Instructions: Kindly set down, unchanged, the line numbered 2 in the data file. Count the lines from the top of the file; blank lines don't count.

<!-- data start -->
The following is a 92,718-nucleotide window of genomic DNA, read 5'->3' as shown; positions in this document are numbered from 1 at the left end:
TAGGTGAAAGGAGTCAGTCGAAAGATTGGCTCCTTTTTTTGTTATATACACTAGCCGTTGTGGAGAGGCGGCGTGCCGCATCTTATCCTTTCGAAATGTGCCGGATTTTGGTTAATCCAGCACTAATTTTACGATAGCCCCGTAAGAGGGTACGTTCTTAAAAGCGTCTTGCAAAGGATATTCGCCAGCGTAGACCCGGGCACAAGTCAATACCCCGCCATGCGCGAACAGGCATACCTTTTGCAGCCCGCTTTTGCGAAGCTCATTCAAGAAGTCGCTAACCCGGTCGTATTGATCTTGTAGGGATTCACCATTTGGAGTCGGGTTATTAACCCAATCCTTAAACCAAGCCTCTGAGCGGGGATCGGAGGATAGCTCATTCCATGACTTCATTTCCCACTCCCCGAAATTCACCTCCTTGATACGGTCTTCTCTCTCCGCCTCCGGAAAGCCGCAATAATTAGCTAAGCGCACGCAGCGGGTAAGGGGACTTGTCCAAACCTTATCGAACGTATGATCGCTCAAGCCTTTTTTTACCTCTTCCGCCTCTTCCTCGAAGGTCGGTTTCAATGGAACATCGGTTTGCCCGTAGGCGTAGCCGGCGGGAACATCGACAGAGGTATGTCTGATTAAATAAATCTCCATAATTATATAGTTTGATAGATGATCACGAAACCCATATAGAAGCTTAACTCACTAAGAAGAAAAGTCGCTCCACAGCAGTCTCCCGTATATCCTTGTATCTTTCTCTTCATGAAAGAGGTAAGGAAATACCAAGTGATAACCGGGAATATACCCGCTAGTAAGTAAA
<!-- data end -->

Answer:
TAGGTGAAAGGAGTCAGTCGAAAGATTGGCTCCTTTTTTTGTTATATACACTAGCCGTTGTGGAGAGGCGGCGTGCCGCATCTTATCCTTTCGAAATGTGCCGGATTTTGGTTAATCCAGCACTAATTTTACGATAGCCCCGTAAGAGGGTACGTTCTTAAAAGCGTCTTGCAAAGGATATTCGCCAGCGTAGACCCGGGCACAAGTCAATACCCCGCCATGCGCGAACAGGCATACCTTTTGCAGCCCGCTTTTGCGAAGCTCATTCAAGAAGTCGCTAACCCGGTCGTATTGATCTTGTAGGGATTCACCATTTGGAGTCGGGTTATTAACCCAATCCTTAAACCAAGCCTCTGAGCGGGGATCGGAGGATAGCTCATTCCATGACTTCATTTCCCACTCCCCGAAATTCACCTCCTTGATACGGTCTTCTCTCTCCGCCTCCGGAAAGCCGCAATAATTAGCTAAGCGCACGCAGCGGGTAAGGGGACTTGTCCAAACCTTATCGAACGTATGATCGCTCAAGCCTTTTTTTACCTCTTCCGCCTCTTCCTCGAAGGTCGGTTTCAATGGAACATCGGTTTGCCCGTAGGCGTAGCCGGCGGGAACATCGACAGAGGTATGTCTGATTAAATAAATCTCCATAATTATATAGTTTGATAGATGATCACGAAACCCATATAGAAGCTTAACTCACTAAGAAGAAAAGTCGCTCCACAGCAGTCTCCCGTATATCCTTGTATCTTTCTCTTCATGAAAGAGGTAAGGAAATACCAAGTGATAACCGGGAATATACCCGCTAGTAAGTAAA